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Ellin O'Leary, President/Executive Producer
Beverly Mire, Deputy Director
1809 University Avenue
Berkeley, CA 94703, USA
Tel: +1 510 841-5123
United States of America
Youth Radio was created to provide young people with access to
the media, especially young people of colour on low incomes.
Aims and objectives
Youth Radio promotes young people's intellectual, creative and
professional growth through training and access to media.
Young people aged 11 and above from the greater San Francisco Bay
Area, including off-site training in middle and high schools, and
in incarcerated settings. Training and technical assistance is also
conducted for community groups throughout the state of California,
and we have a national network of stringers throughout the country.
Young people and adults.
All young people, especially low-income youth of colour.
Involvement of children
Young people are involved in all stages including recruitment,
training and production. A Youth Advisory Committee is active in
Summary of project
Radio training, which results in programming on local, national
and international outlets including San Francisco, stations KQED,
KCBS; National Public Radio, Public Radio International, Pacifica
National Network; British Broadcasting Corporation; Canadian Broadcasting
Web training, which results in the design and maintenance
Journalistic training, which results in a monthly column for the
San Francisco Chronicle, and on request from newspapers throughout
the United States of America.
Outreach activities which result in training and technical
assistance in an incarcerated setting, at local high schools and
middle schools, and at community groups throughout the state of
College-based activities, including meetings with college
counsellors; writing applications and essays; seeking scholarships
which result in acceptance to junior colleges and universities
We consider the organizations listed in the summary (above) as
Internship partners include:
National Public Radio
American Zoetrope Studios
Lost and Found Sound
We are a non-profit organization, so our funding comes from an
assortment of foundations and corporate sponsors.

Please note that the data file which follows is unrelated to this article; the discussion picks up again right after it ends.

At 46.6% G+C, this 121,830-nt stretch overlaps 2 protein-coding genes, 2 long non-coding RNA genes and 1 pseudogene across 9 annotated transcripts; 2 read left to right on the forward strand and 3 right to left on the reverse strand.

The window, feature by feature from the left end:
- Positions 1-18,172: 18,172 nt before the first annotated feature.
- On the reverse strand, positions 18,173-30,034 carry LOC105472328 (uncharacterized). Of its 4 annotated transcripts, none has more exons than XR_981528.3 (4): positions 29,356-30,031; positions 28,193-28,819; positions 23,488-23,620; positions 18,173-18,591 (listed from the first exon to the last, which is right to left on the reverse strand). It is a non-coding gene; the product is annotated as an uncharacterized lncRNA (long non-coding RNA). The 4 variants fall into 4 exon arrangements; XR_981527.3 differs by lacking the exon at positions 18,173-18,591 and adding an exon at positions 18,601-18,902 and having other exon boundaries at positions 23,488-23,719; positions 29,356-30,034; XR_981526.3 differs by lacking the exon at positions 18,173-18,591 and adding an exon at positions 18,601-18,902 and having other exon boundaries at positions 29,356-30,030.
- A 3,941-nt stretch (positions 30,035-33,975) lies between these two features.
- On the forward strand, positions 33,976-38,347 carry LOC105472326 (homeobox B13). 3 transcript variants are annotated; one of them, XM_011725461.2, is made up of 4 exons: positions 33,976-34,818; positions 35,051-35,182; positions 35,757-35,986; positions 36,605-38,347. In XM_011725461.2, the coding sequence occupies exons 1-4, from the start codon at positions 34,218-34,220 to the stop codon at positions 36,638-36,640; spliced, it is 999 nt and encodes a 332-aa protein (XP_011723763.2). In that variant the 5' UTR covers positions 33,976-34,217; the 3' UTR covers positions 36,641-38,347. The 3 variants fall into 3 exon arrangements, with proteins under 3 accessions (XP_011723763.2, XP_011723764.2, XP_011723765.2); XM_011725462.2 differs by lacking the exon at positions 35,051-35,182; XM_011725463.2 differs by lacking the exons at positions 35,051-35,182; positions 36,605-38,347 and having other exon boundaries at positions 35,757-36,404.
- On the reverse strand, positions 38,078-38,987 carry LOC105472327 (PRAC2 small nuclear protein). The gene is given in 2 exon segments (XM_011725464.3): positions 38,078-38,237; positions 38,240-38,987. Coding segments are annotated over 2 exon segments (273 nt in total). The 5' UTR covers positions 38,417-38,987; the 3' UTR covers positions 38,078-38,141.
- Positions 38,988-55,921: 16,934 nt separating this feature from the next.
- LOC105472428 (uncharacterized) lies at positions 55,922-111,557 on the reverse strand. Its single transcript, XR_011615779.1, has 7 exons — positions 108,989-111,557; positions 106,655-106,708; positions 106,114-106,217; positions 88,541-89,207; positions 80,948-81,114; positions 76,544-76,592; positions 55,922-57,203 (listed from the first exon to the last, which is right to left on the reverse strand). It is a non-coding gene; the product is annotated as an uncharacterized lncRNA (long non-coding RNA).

Strengths of project
Bringing the youth perspective to all forms of media and our model
of youth teaching youth.
Looking forward, funding in an uncertain economic climate will
be a big challenge.
Evaluation and strategic planning are in progress.
We learned what we instinctively knew: that no matter what
their background, when working together to get their voices heard,
the barriers of race and income come tumbling down.
Start with a core team of youth. Trust their instinct. Have
concrete plans. Have a curriculum ready. If you intend to do media
training have contacts in the industry. Have a clean, respectful
place for them to work. Always have food for them!
Any local environment is enriched when its young people
take leadership roles. Being able to communicate effectively through
the media not only brings positive attention to the individual young
people, it brings attention to their community's needs and triumphs.
When young people are able to transmit their thoughts through
any form of media, they become empowered and encouraged to work
harder to better themselves, their community and the world.
Additionally, they open themselves to the attitudes and
ideas of their peers, and learn how to translate them effectively.
Youth Radio devoted its entire website to the youth perspective
of the 11 September 2001 disaster and its aftermath. Young people
from all over the world submitted essays on how it would affect
their world and their future.
In 2000, Youth Radio won the prestigious duPont/Columbia Silver
Baton for its series 'Emails to Kosovo', which chronicled the life
of a teenage girl living in that war-torn country. The young woman
has since come to the United States of America and attends a top
university. She also remains politically active in Kosovo. Youth
Radio won the 2001 Edward R. Murrow Award from the Radio and Television
News Directors' Association for its educational series 'Making the
Grade'. Youth Radio won the 2001 George Foster Peabody Award, the
highest honor given to journalistic organizations.
The importance of peer training.
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